Granite County Highpoint Trip Report
Dates: July and August 2001
Author: Daniel Fleischmann
You can reach the Pintler Range and Warren Peak by traveling down I-90
toward Missoula until you get to Route 1. Then take Route 1 to Route 38 (a.k.a. - Skalkaho Pass).
Take Route 38 for 9 miles until you get to Moose Lake Road. Take a left on Moose Lake Road (a dirt road)
and drive 16 miles to the end of the road, where you will find the trailheads. After parking,
you take the trailhead to the left (back towards the road), which leads to a long gradual trail
that goes up 1,000 feet to Edith Lake or Johnson Lake.
Most people hike 6 miles to Edith Lake and camp there for the night.
I climbed Warren Peak twice, once in late July 2001 and then guided somebody up to the top about two
weeks later in early August. The first trip was perfect weather, the second we got caught right in the middle
of a lightning storm and had to wait it out -- at the summit!
At the end of Moose Lake Road are a bunch of trails. One trail goes on past the road, another goes back
parallel to the road and there is a registry box. These are primarily horse trails that go to lakes.
Two major lakes can be reached via these trails, Johnson Lake (which I have been to once) and Edith Lake.
They are both about 6 miles from the trailhead. Both times I climbed Warren Peak, I hiked to Edith Lake.
The trail to Edith Lake is about 1000 feet of total elevation gain, with no more than 50 feet gain in the
first 2 1/2 miles.
At the top of the first big hill, about 2 1/2 miles in, is a nice place to stop and take in a first great view
of the area. This is on the right side of the trail at the top of the hill. About 3 miles in,
there is a left turn to Edith Lake. If you kept going, you would hit Johnson Lake.
The Edith Lake trail is pretty direct.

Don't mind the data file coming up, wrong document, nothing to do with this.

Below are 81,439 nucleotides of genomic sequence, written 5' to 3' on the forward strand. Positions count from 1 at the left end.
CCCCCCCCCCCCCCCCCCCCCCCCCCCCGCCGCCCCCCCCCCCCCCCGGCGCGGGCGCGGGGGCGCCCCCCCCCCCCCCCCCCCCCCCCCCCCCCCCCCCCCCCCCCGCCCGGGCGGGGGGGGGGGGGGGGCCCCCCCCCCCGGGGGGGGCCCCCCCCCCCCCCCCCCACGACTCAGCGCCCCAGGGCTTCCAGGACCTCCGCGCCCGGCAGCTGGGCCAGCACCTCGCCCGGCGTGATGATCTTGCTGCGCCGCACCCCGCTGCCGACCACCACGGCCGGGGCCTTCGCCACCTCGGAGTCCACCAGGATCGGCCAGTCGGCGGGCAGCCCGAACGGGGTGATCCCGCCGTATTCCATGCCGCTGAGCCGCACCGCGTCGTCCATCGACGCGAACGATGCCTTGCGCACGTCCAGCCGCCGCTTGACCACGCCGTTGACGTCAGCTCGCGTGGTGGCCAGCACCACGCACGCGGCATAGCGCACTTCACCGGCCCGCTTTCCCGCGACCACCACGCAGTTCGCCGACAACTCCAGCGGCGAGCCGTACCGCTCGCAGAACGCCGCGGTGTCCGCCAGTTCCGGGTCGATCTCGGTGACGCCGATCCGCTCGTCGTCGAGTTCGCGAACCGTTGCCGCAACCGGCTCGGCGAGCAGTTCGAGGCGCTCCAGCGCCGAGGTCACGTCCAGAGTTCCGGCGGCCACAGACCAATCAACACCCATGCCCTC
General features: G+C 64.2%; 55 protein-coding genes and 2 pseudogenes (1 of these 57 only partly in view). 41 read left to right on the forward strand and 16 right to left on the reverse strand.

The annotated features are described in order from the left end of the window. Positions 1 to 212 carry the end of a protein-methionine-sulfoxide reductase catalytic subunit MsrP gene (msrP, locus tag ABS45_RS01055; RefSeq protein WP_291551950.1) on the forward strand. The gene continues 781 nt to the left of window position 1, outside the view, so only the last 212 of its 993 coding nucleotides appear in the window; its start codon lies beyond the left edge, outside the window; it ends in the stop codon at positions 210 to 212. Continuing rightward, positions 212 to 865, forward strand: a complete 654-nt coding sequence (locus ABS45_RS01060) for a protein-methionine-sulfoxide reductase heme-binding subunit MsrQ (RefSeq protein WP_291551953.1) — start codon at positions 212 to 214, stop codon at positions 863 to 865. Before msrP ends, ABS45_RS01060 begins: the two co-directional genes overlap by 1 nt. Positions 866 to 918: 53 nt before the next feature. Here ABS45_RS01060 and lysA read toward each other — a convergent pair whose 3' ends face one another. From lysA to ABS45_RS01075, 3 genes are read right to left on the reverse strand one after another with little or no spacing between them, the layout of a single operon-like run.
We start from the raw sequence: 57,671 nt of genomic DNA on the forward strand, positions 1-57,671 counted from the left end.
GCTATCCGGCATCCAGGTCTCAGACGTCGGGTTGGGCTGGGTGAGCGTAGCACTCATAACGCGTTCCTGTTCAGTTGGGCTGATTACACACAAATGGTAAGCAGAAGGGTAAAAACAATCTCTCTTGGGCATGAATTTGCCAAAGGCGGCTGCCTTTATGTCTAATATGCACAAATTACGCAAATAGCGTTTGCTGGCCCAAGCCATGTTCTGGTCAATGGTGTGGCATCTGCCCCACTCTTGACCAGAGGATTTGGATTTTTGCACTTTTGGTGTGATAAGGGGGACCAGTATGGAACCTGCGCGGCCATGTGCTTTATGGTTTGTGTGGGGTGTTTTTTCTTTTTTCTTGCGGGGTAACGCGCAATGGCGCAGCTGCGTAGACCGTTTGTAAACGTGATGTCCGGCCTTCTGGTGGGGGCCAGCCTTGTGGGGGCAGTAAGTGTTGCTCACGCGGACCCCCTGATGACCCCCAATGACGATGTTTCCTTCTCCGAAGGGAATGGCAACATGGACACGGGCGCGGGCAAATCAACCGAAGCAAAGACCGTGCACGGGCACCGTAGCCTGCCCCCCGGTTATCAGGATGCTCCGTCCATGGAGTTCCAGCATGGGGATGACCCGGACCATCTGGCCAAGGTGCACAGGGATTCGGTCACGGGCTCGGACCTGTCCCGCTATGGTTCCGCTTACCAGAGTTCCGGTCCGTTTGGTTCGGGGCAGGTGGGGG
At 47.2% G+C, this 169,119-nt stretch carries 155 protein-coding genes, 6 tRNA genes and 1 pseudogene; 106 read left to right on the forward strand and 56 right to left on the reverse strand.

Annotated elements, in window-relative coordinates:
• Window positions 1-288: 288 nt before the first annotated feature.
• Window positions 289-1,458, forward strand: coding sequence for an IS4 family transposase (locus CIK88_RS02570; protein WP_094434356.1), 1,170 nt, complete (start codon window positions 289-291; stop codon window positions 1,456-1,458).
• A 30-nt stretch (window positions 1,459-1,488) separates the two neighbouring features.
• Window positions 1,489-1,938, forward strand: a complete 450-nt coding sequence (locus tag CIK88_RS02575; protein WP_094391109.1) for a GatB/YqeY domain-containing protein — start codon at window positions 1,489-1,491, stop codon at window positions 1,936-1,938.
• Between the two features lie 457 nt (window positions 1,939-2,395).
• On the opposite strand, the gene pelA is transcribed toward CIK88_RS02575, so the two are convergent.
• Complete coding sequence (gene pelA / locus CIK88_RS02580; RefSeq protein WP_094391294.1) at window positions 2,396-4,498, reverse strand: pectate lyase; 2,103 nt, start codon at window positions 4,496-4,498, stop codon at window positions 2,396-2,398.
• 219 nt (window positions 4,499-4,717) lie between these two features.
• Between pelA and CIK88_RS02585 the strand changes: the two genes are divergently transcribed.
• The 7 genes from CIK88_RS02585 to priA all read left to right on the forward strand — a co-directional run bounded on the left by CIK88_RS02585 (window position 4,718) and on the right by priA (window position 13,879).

The Edith Lake trail is steep at spots, and climbs about 900 feet in 3 miles. The upper portions of the trail have
many viewing spots of the surrounding mountains. It is a truly magnificent and beautiful scenic part of the hike.
As soon as we got to the lake from the trail, we found that the best way to get to Warren Peak would be to
take a left, walk about 100 feet, and then take another left and go UP. There is no trail. That is why I love
this mountain so much. You navigate and find your own way up. It is a true test for a mountain climber and
there is nothing more enjoyable than you and a friend finding your way up a mountain together. It was also
cool because I climbed this mountain with a different person the second time. Both times, before we
scurried along, we obviously took a little break upon reaching Edith Lake but after a short while we were
back on our way. After all, we had just been hiking for almost 2 hours. As we started up the mountain, we
climbed up through forest for only 10 minutes or so on dirt. The rest of the way we were walking up big
boulders, even though there were some trees around. The lake got smaller and smaller until it was nonexistent.
The trees were smaller and less dense until we finally got up high and could see the entire
Pintler Range, as well as the Bitterroots, 50 miles away, with some of them in Idaho.
We got to a point where we were under the false summit, so we traversed, which can be tricky with the big
boulders but it is really, really FUN! It takes a while to traverse, maybe 15 minutes or more, but we finally
got to the other side and the saddle to Warren Peak, which was finally in view after nearly 8 miles of hiking
from the original trailhead. The last bit is straight up to the summit, 1800 feet of class 2 rocks and boulders.
The summit is easy to determine, and a USGS marker can be found.
The first time we summited, skies were clear.
It had taken us about 4 1/2 hours, with about 20 minutes of break at Edith Lake. The second time,
upon reaching the summit, individual rain clouds poured and thundered onto surrounding peaks.
Lightning came within yards of us at the summit as we waited out the storm for twenty minutes.
The trip down that second time was very hard because the rocks were slippery. We bushwhacked our way
through the forest to get back down. I think if you want to get down, you need to go back closer to the way
you come up. Otherwise, you end up in no-mans land, where it is tricky to find a direct route back.
We ended up climbing over fallen trees and negotiating endless different routes before our descent was
successful. The first time, when we returned to the lake, my hiking partner cooled off in the lake.
Seventeen miles of hiking, without camping, is how I climbed Warren Peak both times. I've got the legs for
that kind of pounding but, rest assured, Warren Peak is 2 day trip for most people. However, it is a hike
that many hikers can do. The only prerequisite is a confident sense of direction.